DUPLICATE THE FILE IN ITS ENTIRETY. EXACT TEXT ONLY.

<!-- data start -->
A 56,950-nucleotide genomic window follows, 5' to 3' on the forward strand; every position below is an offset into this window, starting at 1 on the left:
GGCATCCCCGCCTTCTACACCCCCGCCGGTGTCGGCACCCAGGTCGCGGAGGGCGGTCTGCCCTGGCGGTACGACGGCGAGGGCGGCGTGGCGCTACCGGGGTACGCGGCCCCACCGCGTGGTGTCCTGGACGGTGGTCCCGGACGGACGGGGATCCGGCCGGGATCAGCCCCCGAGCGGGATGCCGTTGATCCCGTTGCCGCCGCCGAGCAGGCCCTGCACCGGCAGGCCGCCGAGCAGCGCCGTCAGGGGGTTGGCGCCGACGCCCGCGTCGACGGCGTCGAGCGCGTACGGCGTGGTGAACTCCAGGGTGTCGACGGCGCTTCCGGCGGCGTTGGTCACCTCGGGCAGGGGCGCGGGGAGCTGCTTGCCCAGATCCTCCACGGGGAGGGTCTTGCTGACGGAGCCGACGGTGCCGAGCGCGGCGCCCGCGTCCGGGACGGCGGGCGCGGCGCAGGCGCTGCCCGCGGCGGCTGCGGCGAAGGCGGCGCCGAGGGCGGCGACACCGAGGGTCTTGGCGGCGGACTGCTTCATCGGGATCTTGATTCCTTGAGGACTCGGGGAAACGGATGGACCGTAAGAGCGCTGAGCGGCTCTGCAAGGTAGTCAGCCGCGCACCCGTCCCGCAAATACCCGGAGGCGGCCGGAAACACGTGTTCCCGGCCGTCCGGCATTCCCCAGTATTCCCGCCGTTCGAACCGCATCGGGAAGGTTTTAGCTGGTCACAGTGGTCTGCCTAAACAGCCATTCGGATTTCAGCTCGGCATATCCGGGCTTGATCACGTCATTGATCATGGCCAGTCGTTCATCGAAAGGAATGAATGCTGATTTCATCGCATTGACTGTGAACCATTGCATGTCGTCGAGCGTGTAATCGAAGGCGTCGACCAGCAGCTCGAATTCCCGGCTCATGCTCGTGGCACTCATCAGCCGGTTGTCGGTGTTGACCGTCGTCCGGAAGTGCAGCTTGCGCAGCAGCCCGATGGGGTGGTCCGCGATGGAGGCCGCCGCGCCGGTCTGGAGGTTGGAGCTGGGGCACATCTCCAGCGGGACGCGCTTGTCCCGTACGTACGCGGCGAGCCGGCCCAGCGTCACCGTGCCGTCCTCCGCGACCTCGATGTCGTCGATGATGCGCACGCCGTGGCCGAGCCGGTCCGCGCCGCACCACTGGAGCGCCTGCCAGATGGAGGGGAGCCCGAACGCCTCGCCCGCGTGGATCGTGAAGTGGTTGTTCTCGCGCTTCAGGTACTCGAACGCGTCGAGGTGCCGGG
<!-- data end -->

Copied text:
A 56,950-nucleotide genomic window follows, 5' to 3' on the forward strand; every position below is an offset into this window, starting at 1 on the left:
GGCATCCCCGCCTTCTACACCCCCGCCGGTGTCGGCACCCAGGTCGCGGAGGGCGGTCTGCCCTGGCGGTACGACGGCGAGGGCGGCGTGGCGCTACCGGGGTACGCGGCCCCACCGCGTGGTGTCCTGGACGGTGGTCCCGGACGGACGGGGATCCGGCCGGGATCAGCCCCCGAGCGGGATGCCGTTGATCCCGTTGCCGCCGCCGAGCAGGCCCTGCACCGGCAGGCCGCCGAGCAGCGCCGTCAGGGGGTTGGCGCCGACGCCCGCGTCGACGGCGTCGAGCGCGTACGGCGTGGTGAACTCCAGGGTGTCGACGGCGCTTCCGGCGGCGTTGGTCACCTCGGGCAGGGGCGCGGGGAGCTGCTTGCCCAGATCCTCCACGGGGAGGGTCTTGCTGACGGAGCCGACGGTGCCGAGCGCGGCGCCCGCGTCCGGGACGGCGGGCGCGGCGCAGGCGCTGCCCGCGGCGGCTGCGGCGAAGGCGGCGCCGAGGGCGGCGACACCGAGGGTCTTGGCGGCGGACTGCTTCATCGGGATCTTGATTCCTTGAGGACTCGGGGAAACGGATGGACCGTAAGAGCGCTGAGCGGCTCTGCAAGGTAGTCAGCCGCGCACCCGTCCCGCAAATACCCGGAGGCGGCCGGAAACACGTGTTCCCGGCCGTCCGGCATTCCCCAGTATTCCCGCCGTTCGAACCGCATCGGGAAGGTTTTAGCTGGTCACAGTGGTCTGCCTAAACAGCCATTCGGATTTCAGCTCGGCATATCCGGGCTTGATCACGTCATTGATCATGGCCAGTCGTTCATCGAAAGGAATGAATGCTGATTTCATCGCATTGACTGTGAACCATTGCATGTCGTCGAGCGTGTAATCGAAGGCGTCGACCAGCAGCTCGAATTCCCGGCTCATGCTCGTGGCACTCATCAGCCGGTTGTCGGTGTTGACCGTCGTCCGGAAGTGCAGCTTGCGCAGCAGCCCGATGGGGTGGTCCGCGATGGAGGCCGCCGCGCCGGTCTGGAGGTTGGAGCTGGGGCACATCTCCAGCGGGACGCGCTTGTCCCGTACGTACGCGGCGAGCCGGCCCAGCGTCACCGTGCCGTCCTCCGCGACCTCGATGTCGTCGATGATGCGCACGCCGTGGCCGAGCCGGTCCGCGCCGCACCACTGGAGCGCCTGCCAGATGGAGGGGAGCCCGAACGCCTCGCCCGCGTGGATCGTGAAGTGGTTGTTCTCGCGCTTCAGGTACTCGAACGCGTCGAGGTGCCGGG